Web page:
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originally posted by: Yeahkeepwatchingme
a reply to: Nyiah
The thread's about the former King of Saudi Arabia not your political beefs.
originally posted by: Nyiah
I'll be quite dismayed if our broke-arse government can manage to fund a funeral flight to SA. There's no need for this when we have people posted there already who can attend on the POTUS' behalf.
originally posted by: neo96
originally posted by: Blackmarketeer
I'm sure ISIS is wondering who will fund them now... they just lost one of their benefactors. At least they still have the CIA and Mossad cutting them a check.
That is absolutely WRONG.
Try Saudis GIP.
The civil war in Syria, whose Alawite regime Saudi Arabia's Sunny monarchy has long plotted against, and the prospect of a war with Shiite Iran over its reported drive to acquire nuclear weapons, preoccupy Riyadh while, Abdallah, Canute-like, strives to keep the democratic wave from breaking on its shores. Read more: www.upi.com...
His elevation to chief of Saudi Arabia's vast intelligence network, and the unlimited funds it controls, came only one day after the embattled Damascus regime was battered by the loss of four of President Bashar Assad's most important security chiefs in a bombing inside the heavily guarded national security headquarters. Read more: www.upi.com...
CIA, and MOSSAD ?
What a crop of snip.
General Jonathan Shaw, Britain's former Assistant Chief of the Defence Staff, says Qatar and Saudi Arabia responsible for spread of radical Islam
The Islamic State of Iraq and Syria (ISIS), now threatening Baghdad, was funded for years by wealthy donors in Kuwait, Qatar, and Saudi Arabia, three U.S. allies that have dual agendas in the war on terror.
Why hasn’t a similar full-spectrum commitment been used to render from Persian Gulf monarchies the same desired capitulation to Western desires in the Middle East and more specifically, in regards to ISIS? The answer is simple, the West does not desire an end to the massive state-sponsorship of ISIS via its own allies, namely Saudi Arabia, Qatar, Turkey, Jordan, and others.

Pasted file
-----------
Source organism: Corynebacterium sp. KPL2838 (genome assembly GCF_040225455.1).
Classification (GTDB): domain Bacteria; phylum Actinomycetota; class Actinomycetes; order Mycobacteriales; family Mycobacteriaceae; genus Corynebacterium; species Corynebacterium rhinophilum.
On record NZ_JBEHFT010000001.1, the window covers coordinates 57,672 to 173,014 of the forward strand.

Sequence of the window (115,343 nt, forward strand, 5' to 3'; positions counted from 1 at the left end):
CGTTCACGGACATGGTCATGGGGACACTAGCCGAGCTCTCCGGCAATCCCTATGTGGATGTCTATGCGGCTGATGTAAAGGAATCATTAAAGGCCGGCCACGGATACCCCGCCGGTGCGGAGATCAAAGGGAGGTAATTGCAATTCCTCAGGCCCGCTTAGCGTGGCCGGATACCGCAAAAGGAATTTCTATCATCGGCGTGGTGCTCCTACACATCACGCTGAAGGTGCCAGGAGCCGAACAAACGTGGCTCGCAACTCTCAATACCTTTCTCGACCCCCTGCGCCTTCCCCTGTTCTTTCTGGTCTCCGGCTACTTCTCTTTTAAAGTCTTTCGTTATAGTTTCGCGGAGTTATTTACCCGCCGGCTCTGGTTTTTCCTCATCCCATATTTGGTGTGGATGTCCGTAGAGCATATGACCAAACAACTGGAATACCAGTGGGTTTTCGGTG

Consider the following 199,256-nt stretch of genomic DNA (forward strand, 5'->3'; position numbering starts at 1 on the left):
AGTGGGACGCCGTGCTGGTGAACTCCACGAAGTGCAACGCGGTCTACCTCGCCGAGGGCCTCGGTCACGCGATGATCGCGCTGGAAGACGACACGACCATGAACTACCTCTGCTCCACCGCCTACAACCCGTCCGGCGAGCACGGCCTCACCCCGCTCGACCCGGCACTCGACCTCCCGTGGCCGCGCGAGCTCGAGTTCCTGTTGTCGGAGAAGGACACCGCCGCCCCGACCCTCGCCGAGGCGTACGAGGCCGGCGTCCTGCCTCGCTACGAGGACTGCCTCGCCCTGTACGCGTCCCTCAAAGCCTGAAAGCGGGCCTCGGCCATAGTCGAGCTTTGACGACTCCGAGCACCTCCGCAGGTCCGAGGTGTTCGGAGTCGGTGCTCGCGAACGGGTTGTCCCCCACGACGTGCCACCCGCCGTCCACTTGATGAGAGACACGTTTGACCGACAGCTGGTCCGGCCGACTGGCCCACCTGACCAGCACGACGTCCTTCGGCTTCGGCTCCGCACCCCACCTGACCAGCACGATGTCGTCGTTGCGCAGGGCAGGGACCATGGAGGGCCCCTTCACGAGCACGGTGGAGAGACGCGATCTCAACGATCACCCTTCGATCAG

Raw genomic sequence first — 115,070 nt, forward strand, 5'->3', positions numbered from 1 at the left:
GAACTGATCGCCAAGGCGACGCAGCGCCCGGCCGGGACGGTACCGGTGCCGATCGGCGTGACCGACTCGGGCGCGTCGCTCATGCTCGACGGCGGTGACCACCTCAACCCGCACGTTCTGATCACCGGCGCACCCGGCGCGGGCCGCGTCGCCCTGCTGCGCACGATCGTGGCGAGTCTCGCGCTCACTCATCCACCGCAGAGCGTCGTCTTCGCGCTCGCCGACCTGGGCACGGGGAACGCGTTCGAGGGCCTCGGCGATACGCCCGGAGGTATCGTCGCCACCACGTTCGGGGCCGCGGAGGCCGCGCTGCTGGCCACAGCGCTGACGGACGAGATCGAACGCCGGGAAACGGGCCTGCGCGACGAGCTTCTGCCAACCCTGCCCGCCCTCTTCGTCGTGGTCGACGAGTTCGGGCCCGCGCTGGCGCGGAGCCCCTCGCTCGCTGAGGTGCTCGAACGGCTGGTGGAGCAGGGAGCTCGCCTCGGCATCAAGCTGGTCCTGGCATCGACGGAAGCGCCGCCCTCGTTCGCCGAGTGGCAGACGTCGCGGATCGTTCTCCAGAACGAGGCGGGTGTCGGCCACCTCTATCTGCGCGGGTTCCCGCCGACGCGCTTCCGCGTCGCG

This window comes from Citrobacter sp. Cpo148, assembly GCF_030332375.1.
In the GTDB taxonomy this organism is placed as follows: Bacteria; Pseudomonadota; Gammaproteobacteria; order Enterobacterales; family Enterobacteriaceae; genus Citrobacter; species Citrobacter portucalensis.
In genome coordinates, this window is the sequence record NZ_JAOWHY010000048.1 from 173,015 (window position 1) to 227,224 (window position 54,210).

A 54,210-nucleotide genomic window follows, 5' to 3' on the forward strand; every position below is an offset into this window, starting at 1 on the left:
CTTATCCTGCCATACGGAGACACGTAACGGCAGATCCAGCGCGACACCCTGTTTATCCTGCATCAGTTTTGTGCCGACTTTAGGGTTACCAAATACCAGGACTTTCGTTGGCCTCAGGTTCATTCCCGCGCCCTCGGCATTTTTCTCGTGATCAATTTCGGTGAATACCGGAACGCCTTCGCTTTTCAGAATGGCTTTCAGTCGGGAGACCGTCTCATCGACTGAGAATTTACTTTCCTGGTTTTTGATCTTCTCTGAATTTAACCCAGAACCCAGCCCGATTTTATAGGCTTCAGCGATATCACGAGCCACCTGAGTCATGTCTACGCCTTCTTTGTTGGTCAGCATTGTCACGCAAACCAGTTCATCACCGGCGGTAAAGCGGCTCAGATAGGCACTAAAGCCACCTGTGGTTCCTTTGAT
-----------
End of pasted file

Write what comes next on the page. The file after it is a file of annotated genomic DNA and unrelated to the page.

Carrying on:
How far is Saudi Arabia complicit in the Isis takeover of much of northern Iraq, and is it stoking an escalating Sunni-Shia conflict across the Islamic world? Some time before 9/11, Prince Bandar bin Sultan, once the powerful Saudi ambassador in Washington and head of Saudi intelligence until a few months ago, had a revealing and ominous conversation with the head of the British Secret Intelligence Service, MI6, Sir Richard Dearlove. Prince Bandar told him: "The time is not far off in the Middle East, Richard, when it will be literally 'God help the Shia'. More than a billion Sunnis have simply had enough of them."
There is no doubt about the accuracy of the quote by Prince Bandar, secretary-general of the Saudi National Security Council from 2005 and head of General Intelligence between 2012 and 2014, the crucial two years when al-Qa'ida-type jihadis took over the Sunni-armed opposition in Iraq and Syria. Speaking at the Royal United Services Institute last week, Dearlove, who headed MI6 from 1999 to 2004, emphasised the significance of Prince Bandar's words, saying that they constituted "a chilling comment that I remember very well indeed".
He does not doubt that substantial and sustained funding from private donors in Saudi Arabia and Qatar, to which the authorities may have turned a blind eye, has played a central role in the Isis surge into Sunni areas of Iraq. He said: "Such things simply do not happen spontaneously." This sounds realistic since the tribal and communal leadership in Sunni majority provinces is much beholden to Saudi and Gulf paymasters, and would be unlikely to cooperate with Isis without their consent.
U.S. policymakers should concentrate on eliminating the threat posed by Syrian President Bashar al-Assad instead of Islamic State militants in Iraq and Syria, according to an influential member of the Saudi Arabian royal family.
originally posted by: Kali74
a reply to: neo96
Nope. Those are just the candy to get us where they want us.
A WikiLeaks released memo from the United States Secretary of State sent in 2009 asserted that the primary source of funding of Sunni terrorist groups worldwide was Saudi Arabia.[87
While American officials have publicly been relatively upbeat about their progress in disrupting terrorist financing, the internal State Department cables, obtained by WikiLeaks and made available to several news organizations, offer a more pessimistic account, with blunt assessments of the threats to the United States from money flowing to militants affiliated with Al Qaeda, the Taliban, Hamas, Lashkar-e-Taiba and other groups.
A classified memo sent by Mrs. Clinton last December made it clear that residents of Saudi Arabia and its neighbors, all allies of the United States, are the chief financial supporters of many extremist activities. “It has been an ongoing challenge to persuade Saudi officials to treat terrorist financing emanating from Saudi Arabia as a strategic priority,” the cable said, concluding that “donors in Saudi Arabia constitute the most significant source of funding to Sunni terrorist groups worldwide.”